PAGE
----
Soybeans Pull Corn Along For The Ride:
US soybean conditions are off to a disappointing start this season—66% of US soybeans were rated in good-to-excellent shape vs. 74% a year ago. However, corn conditions were not only inline with expectations last week, but weather models also added more rain into the 6-to-10 day forecast. Despite a near-term dampening of the risk premium for corn, bets on the relative price spread between corn and soybeans pulled corn futures higher. As such, we encourage traders to keep a close eye on emerging vegetation data in the Midwest and the USDA’s rating of soybeans this week.
Buttering Up Is Becoming Expensive:
The European Union’s production and consumption of butter is expected to remain relatively flat in 2017. Yet, the French are reportedly running short. It didn’t help that the spring milk flush (seasonal production burst) across the EU was muted. However, there is a macro story at play as well. Demand is rising in India and United States, the world’s number 1 and 3 producers. In fact, Indian and American consumers are projected to account for over two-thirds and one-fourth, respectively, of the 3% year-over-year increase in global consumption. More importantly, US butter exports may fall year-over-year by roughly 40%, which doesn’t leave room for setbacks elsewhere. Dairy traders and producers should position for Thursday’s US Cold Storage report, as it could shed light on whether rising butter prices are impacting US demand.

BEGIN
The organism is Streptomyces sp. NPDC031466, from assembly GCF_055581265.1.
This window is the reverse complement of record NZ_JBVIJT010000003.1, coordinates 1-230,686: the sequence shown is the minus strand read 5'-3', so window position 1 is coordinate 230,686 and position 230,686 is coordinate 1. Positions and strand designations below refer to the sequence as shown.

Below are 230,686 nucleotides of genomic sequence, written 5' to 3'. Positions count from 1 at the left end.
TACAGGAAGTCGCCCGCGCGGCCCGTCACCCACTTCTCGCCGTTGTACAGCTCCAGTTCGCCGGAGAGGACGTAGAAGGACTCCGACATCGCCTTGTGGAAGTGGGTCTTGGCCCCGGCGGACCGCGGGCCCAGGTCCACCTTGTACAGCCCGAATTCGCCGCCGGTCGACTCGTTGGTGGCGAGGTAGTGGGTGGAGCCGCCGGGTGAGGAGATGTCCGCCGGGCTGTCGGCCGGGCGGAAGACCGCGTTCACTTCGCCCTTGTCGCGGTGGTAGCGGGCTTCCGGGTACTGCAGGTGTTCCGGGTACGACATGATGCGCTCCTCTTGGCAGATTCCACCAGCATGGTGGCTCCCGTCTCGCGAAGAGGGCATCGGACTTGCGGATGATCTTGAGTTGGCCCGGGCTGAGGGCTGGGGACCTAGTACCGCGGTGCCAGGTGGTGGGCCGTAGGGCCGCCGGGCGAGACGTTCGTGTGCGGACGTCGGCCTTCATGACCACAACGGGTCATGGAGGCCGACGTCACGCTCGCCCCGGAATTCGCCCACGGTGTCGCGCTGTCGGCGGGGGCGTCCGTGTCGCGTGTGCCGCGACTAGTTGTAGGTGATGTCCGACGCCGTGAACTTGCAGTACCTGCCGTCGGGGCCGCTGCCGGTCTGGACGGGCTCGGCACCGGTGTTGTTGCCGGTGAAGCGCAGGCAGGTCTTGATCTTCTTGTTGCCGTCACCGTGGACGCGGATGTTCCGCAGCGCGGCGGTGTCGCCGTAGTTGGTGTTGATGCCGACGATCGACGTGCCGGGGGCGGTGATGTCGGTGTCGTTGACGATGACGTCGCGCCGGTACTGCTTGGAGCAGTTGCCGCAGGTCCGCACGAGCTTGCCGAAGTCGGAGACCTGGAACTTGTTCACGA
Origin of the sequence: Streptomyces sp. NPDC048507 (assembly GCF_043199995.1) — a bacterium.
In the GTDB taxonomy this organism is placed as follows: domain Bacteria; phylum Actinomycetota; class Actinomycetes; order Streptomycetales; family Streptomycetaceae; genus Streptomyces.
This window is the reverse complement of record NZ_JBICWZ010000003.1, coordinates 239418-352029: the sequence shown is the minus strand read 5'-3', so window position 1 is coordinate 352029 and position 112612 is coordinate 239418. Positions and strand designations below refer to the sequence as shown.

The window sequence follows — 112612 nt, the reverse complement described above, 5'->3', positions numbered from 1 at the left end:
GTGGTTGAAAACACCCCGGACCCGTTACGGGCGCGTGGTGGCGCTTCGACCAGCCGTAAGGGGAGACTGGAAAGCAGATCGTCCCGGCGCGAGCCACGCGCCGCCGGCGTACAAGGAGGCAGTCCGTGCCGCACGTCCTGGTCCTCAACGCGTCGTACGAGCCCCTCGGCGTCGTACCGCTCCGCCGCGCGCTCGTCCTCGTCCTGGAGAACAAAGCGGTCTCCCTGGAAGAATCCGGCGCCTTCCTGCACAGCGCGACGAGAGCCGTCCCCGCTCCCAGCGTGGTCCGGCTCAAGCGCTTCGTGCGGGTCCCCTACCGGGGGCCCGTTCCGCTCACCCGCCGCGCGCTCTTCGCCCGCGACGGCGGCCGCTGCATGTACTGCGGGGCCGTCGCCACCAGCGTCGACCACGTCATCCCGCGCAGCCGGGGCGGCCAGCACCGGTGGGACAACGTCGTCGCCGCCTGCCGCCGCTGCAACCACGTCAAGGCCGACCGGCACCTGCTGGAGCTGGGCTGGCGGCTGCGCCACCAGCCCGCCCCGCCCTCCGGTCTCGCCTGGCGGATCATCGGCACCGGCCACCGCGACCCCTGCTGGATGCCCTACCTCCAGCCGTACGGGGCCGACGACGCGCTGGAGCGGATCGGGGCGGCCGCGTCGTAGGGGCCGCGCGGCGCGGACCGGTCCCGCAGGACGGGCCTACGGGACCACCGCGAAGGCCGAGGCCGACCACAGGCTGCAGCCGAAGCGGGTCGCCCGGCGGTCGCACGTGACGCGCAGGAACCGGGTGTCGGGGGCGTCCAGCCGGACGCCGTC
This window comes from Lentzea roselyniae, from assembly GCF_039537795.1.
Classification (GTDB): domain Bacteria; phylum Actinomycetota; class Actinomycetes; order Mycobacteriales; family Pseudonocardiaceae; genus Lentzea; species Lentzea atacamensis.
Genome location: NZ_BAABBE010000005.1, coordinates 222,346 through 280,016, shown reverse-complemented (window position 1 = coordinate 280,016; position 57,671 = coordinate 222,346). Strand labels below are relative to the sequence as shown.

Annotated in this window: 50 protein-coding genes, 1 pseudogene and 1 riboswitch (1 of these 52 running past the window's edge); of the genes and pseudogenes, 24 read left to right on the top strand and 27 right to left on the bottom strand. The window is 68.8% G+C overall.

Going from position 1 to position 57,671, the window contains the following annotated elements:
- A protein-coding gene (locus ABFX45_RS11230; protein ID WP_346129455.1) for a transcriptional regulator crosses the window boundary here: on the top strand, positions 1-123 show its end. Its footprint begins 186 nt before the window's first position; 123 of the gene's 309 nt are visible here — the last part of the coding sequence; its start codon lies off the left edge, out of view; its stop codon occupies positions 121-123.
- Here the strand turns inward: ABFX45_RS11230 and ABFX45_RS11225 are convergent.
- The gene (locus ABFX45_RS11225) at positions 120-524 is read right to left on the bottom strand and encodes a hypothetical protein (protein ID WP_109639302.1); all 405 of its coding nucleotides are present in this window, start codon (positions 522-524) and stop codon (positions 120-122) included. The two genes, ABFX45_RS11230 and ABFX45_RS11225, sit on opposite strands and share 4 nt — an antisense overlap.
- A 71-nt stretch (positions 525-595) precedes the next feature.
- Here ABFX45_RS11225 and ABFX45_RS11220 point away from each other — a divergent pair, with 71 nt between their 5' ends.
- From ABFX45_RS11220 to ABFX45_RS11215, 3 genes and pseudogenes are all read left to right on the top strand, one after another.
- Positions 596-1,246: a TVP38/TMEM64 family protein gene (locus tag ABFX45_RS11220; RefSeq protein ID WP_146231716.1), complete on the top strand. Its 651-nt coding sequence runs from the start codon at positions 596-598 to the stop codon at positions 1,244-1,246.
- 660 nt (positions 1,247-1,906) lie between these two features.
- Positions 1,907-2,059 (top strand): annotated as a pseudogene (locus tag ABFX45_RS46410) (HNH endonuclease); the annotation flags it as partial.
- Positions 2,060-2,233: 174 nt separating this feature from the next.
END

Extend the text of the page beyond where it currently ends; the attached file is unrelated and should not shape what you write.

Could US Crop Growers See Margin Recovery?
US growers of major field crops should see their variable operating costs end steady-to-slightly down in 2017. Lower fuel and fertilizer costs are already helping farmers, but production margins are being compressed as a result of falling production value. Given that producer income is trending downward, farmland values are truly standing at the precipice. In fact, lower crop yields this season would actually be a blessing in disguise if producer income stabilized. We recommend watching for updated cost-of-production estimates for major US field crops, which will be released by the USDA on Wednesday.